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Astron. Astrophys. 325, 124-134 (1997)

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5. Comparison with other edge-on galaxies

In this section the results we obtained from the present study of NGC 5907 are compared with the Milky Way and two other edge-on galaxies already observed at [FORMULA] and in the CO emission, namely NGC 891 and NGC 4565. The reason why we restrict ourselves here to these few galaxies is that they have not too different properties (i.e. Hubble type, star formation, interaction state) and the analyses are based on comparable data sets. The data that correspond to this section are collected in Table 2. NGC 891, NGC 4565, and the Milky Way have already been compared in a similar way by Neininger et al. (1996).


Table 2. Dust and gas parameters of several edge-on galaxies and the Milky Way in comparison

5.1. Molecular gas distribution

One similarity between the galaxies is that the molecular gas distributions (as traced by the CO intensity) all show a central peak and a ring with a radius of [FORMULA] kpc. But the ratio [FORMULA] in the major axis intensity distribution differs from galaxy to galaxy. The Sb galaxy NGC 4565 has a relatively strong ring compared to the central peak, in the Sbc galaxy NGC 891 it is less pronounced, and in the Sc galaxy NGC 5907 it is just marginal detectable. Whether this variation is due to the different Hubble types or occurs just by chance, is not known yet. Since galaxies of later Hubble types in general tend to have flatter rotation curves in their inner disks, there may be dynamical reasons for a less pronounced ring near the turnover radius.

A second ring-like feature in the CO distributions, which may trace a spiral arm structure, is only detected in NGC 4565 (at [FORMULA]) and NGC 5907 (at [FORMULA]).

5.2. Kinematics

Compared to NGC 891 and NGC 4565, the kinematics of the central regions point to NGC 5907 being somehow intermediate between these two. NGC 4565 just shows a marginal indication for a central bar (Neininger et al. 1996), whereas in NGC 891 molecular gas was detected at forbidden velocities and the kinematics in the central region could be successfully modelled by orbits driven by a bar potential (García-Burillo & Guélin 1995). NGC 5907 seems also to exhibit a central bar, but much less pronounced than NGC 891 (García-Burillo & Guélin 1995; García-Burillo et al. 1997).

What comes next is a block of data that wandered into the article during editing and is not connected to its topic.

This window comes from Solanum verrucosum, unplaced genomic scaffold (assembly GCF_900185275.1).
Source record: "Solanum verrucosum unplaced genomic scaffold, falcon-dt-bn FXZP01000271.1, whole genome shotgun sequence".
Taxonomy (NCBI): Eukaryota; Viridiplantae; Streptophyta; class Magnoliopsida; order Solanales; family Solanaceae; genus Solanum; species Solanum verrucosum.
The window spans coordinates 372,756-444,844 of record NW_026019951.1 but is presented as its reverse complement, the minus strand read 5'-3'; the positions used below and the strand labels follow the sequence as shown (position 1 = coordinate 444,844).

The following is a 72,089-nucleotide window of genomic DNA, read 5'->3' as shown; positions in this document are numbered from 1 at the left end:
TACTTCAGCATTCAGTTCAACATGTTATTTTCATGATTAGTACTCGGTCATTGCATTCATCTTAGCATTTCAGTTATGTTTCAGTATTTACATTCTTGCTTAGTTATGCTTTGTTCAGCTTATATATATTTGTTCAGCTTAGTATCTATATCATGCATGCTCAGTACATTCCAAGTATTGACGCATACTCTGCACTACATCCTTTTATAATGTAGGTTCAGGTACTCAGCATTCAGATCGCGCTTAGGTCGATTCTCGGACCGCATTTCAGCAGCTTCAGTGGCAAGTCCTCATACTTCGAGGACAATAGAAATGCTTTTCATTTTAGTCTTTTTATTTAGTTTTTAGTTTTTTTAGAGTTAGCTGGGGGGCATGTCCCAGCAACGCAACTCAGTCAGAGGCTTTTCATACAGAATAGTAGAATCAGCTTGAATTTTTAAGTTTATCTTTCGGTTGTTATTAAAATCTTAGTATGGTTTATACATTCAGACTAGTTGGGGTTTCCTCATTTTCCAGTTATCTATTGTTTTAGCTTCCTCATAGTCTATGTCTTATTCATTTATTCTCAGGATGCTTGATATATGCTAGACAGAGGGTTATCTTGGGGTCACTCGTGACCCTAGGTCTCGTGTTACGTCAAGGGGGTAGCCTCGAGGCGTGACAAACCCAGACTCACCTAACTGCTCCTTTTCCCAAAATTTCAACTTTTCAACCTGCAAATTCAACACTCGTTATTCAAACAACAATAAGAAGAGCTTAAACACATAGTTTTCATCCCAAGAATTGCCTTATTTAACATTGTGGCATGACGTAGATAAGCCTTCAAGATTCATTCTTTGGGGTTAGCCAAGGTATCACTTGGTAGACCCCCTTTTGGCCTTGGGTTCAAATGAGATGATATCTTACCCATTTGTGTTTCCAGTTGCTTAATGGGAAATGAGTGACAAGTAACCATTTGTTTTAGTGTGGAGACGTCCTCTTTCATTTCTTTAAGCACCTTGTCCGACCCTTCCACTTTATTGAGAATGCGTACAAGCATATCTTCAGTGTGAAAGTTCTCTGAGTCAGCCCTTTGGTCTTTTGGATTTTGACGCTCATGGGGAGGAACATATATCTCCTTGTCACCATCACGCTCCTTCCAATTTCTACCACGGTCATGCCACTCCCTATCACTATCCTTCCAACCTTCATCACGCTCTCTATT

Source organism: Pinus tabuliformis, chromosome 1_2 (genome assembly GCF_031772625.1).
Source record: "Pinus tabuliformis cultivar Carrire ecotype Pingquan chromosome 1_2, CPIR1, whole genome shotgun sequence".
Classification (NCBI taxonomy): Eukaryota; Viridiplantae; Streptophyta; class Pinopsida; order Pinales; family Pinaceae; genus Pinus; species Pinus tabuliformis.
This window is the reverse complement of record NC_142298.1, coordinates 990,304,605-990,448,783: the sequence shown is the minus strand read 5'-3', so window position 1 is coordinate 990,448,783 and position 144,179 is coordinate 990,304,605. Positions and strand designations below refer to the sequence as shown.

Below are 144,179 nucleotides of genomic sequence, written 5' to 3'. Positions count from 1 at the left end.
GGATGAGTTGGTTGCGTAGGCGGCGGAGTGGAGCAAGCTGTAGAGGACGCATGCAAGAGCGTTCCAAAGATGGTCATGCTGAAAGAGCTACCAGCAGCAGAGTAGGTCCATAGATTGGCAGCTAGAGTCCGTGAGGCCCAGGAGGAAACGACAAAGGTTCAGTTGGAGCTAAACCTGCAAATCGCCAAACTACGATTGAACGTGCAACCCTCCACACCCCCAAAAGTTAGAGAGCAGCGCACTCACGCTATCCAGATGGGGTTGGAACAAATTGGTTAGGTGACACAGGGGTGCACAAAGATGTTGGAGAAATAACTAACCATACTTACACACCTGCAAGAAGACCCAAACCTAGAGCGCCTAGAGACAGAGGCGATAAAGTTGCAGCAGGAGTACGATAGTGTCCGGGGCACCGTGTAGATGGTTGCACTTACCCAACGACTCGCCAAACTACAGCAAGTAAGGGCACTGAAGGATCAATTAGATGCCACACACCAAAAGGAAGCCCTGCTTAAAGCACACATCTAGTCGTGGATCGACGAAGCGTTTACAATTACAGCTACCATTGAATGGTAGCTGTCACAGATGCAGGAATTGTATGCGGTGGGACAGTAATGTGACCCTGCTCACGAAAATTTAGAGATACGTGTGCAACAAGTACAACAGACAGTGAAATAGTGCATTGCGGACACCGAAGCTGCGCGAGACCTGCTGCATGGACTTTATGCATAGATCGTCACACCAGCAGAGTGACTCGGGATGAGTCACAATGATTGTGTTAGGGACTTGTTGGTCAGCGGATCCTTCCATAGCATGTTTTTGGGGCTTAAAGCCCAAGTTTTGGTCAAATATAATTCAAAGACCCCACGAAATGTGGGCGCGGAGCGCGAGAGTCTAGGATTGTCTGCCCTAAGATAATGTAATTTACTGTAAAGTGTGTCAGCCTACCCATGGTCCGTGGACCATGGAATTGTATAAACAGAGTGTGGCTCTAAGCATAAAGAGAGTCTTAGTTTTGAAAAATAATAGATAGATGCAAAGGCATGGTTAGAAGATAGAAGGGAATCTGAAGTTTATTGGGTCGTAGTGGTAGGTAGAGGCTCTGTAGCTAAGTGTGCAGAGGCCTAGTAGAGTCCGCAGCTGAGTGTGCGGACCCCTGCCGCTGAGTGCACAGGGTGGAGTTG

5.3. Dust properties

Compared to other galaxies, the continuum emission at [FORMULA] 1.2 mm of NGC 5907 is surprisingly strong. Because of the similar distances of the galaxies to be considered here, it is sufficient to compare the measured intensities. In Fig. 4 (NGC 5907) they exceed values of 24 mJy per [FORMULA] beam (or 35 mJy per [FORMULA] beam in a smoothed map), whereas in NGC 4565 the map maxima reach just values of about 22 mJy per [FORMULA] beam (see Fig. 3 of Neininger et al. 1996). Although they did not give a value for the total flux density of NGC 4565, this seems to be much lower than in NGC 5907, too. Guélin et al. (1993) determined a value of 850 mJy for the non-interacting Sbc-galaxy NGC 891. This points also to an unexpectedly high value for NGC 5907 since the infrared emission of NGC 891 is about 3 times higher (Young et al. 1989, Table 2).

This strong thermal dust emission may be partially due to a nuclear point source which shows some characteristics of a weak starburst (Skrutskie et al. 1985). Since star formation and the subsequent supernova events always lead to enhanced turbulence in the ISM, this may be the reason for stronger beam depolarization and the non-detection - in contrast to NGC 891 and NGC 4565 - of ordered magnetic fields at [FORMULA] (with a resolution of [FORMULA] HPBW) by Dumke et al. (1995).

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© European Southern Observatory (ESO) 1997

Online publication: May 5, 1998